China Travel Ban Continues to Impact ANU Community
By Lottie Twyford
The Australian Government has extended its China travel ban until 9 March, leaving many Chinese students still unable to begin their 2020 studies. The travel ban is one of a number of ways that the COVID-19 (coronavirus) outbreak has impacted Chinese international students.
4000 of ANU’s Chinese students have been affected by the travel ban, out of more than 60 000 Chinese students impacted nationally. The ban is now into its fifth week, and seems unlikely to be lifted in the near future.
10 March is the last day for students to enrol in classes for Semester One. ANU has stated on an COVID-19 FAQ on its website that those unable to start classes by this date “might wish” to defer their studies for a semester. Alternative study options, such as winter school and intensives, are currently being investigated. A spokesperson for the ANU told Observer that the University has been “working closely with the Government” in order to respond to COVID-19 and the imposed travel restrictions. Furthermore, the spokesperson stated that ANU is “committed to being as flexible and supportive of our students for as long as needed”.
The ANU has made it possible for more than 650 courses to be undertaken via remote participation, and 87% of students affected by the travel restrictions have chosen to do so.
ANUSA General Representative Vincent Lee, who remains stranded in China, has chosen to participate remotely in his Linguistics and Philosophy courses this semester, despite the “interactive” and discussion-based nature of these subjects. Lee notes that internet access in China has been difficult, making his use of “the most basic thing[s] like Echo and Wattle” an issue. Lee stated that, although his remote experience has not been as good as in-person participation, his lecturers and peers had so far been “extremely supportive” which has been “heart-warming”.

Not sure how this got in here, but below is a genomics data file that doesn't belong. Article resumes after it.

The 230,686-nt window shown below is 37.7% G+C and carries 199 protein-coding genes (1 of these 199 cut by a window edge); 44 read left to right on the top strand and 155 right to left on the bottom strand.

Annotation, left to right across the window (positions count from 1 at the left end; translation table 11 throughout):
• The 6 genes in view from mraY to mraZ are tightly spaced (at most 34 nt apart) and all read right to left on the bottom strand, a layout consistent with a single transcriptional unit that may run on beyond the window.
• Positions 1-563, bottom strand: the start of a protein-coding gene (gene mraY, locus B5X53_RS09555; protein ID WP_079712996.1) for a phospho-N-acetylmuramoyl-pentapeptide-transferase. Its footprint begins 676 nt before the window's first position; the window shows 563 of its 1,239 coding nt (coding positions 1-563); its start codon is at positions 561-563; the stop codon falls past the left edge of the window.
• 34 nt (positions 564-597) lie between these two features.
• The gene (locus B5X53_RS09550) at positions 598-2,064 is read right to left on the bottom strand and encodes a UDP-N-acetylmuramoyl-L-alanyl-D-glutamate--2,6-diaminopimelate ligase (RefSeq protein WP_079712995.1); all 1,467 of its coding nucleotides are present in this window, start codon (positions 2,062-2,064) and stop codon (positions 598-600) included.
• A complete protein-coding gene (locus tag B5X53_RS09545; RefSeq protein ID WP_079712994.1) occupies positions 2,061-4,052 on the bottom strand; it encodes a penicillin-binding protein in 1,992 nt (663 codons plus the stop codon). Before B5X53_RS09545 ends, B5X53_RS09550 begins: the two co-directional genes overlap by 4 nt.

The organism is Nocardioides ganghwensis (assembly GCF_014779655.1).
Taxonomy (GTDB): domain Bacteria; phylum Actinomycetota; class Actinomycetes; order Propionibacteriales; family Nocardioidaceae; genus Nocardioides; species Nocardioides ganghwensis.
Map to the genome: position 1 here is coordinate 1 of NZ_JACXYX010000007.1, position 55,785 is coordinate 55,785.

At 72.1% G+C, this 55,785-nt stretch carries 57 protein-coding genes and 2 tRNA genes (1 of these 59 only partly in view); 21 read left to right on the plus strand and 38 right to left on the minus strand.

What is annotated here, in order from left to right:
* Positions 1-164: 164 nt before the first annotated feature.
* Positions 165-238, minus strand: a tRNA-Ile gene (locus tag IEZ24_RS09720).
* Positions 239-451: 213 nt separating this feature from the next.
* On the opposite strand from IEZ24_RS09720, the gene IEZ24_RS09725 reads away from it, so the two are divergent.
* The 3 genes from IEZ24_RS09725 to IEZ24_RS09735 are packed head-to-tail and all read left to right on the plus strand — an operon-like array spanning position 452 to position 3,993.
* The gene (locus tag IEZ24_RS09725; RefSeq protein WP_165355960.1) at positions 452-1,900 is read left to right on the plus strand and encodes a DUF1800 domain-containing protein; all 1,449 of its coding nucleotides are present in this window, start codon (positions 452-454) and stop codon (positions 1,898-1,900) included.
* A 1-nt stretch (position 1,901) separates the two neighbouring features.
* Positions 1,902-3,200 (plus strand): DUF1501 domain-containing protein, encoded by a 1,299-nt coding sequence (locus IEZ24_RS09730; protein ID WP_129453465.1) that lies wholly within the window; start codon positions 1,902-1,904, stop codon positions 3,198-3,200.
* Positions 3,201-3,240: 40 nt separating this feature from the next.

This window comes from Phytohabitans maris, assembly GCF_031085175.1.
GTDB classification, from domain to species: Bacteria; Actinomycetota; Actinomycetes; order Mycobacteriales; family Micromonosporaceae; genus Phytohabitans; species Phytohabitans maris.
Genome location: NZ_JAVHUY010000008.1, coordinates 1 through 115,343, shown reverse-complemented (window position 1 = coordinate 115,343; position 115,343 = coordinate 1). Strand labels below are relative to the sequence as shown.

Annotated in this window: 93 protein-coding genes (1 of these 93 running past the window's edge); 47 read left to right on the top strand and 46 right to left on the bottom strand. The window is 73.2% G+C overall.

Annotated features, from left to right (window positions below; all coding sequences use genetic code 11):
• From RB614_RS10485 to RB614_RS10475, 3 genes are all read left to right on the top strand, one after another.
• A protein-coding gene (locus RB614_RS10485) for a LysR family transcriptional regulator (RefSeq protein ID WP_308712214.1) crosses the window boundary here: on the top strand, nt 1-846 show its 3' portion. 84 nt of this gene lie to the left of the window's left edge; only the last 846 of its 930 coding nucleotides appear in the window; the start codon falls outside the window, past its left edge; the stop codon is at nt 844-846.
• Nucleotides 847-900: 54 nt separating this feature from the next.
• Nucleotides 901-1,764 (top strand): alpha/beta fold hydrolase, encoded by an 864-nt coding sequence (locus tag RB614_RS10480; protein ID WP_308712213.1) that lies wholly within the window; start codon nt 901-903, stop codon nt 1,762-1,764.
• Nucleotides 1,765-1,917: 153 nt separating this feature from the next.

The financial impact of COVID-19 on Australian universities is likely to be severe, with The Australian reporting that the higher education sector could lose $1.2 billion in fees from international students who are unable to arrive in Australia. However, the ANU confirmed yesterday in its update that there “are no current plans to freeze spending” as a response to this loss.
An ANU spokesperson today confirmed to Observer that ANU will be implementing a ‘care package’ for all students who have been affected by the travel restrictions. Under this plan, students will have the ability to claim up to $5000 in reimbursement for the “costs they have incurred as a consequence of the travel restrictions”, including the costs of travel, accommodation, and self-isolation. Students will be able to claim this package if they are enrolled at the ANU after 3 June 2020. Melbourne University and the University of Adelaide have provided similar financial assistance packages, including grants of up to $7500, or packages including discounted fees and up to $2000 in contributions towards airfares.
Affected students also face uncertainty in their housing situation. ANU is requesting all students to continue making payments “as per their occupancy agreements”. If students have chosen not to defer their studies, they must continue to pay for their accommodation if they want it to be available when they return. Lee informed Observer that, for many international students, the relaying of information relating to accommodation has been extremely slow.
A motion raised at SRC 1 last night would have seen ANUSA condemn in writing both the travel ban and the decision of ANU residences to continue to charge stranded international students. The motion was proposed by Grace Carter, a member of the Socialist Alternative (SAlt), and all of the speakers for the motion were also SAlt members. International Students Officer LC Yip spoke against the motion, claiming that international students need “practical solutions” rather than a written condemnation. Yip also stated that her collective should have been consulted prior to the writing of the motion. The motion ultimately did not pass.
In an email update released yesterday evening, ANU urged staff and students to remain calm, as there are currently no confirmed cases of the virus in the ACT. They also offered advice on how best to prevent the spread of viruses. This includes regular hand washing, use of hand-sanitiser, and staying at home if suffering from flu-like symptoms. Citing the “complex and evolving situation”, the University has also confirmed that it will continue to update students and staff through twice-weekly emails.
A spokesperson for the ANU also told Observer that an “advanced pandemic plan” is in place, and that they are monitoring the situation in order to be able to respond as necessary. They went on to assert that the safety of the ANU community remains the University’s “highest priority”.
Contributing reporting by Adelle Millhouse
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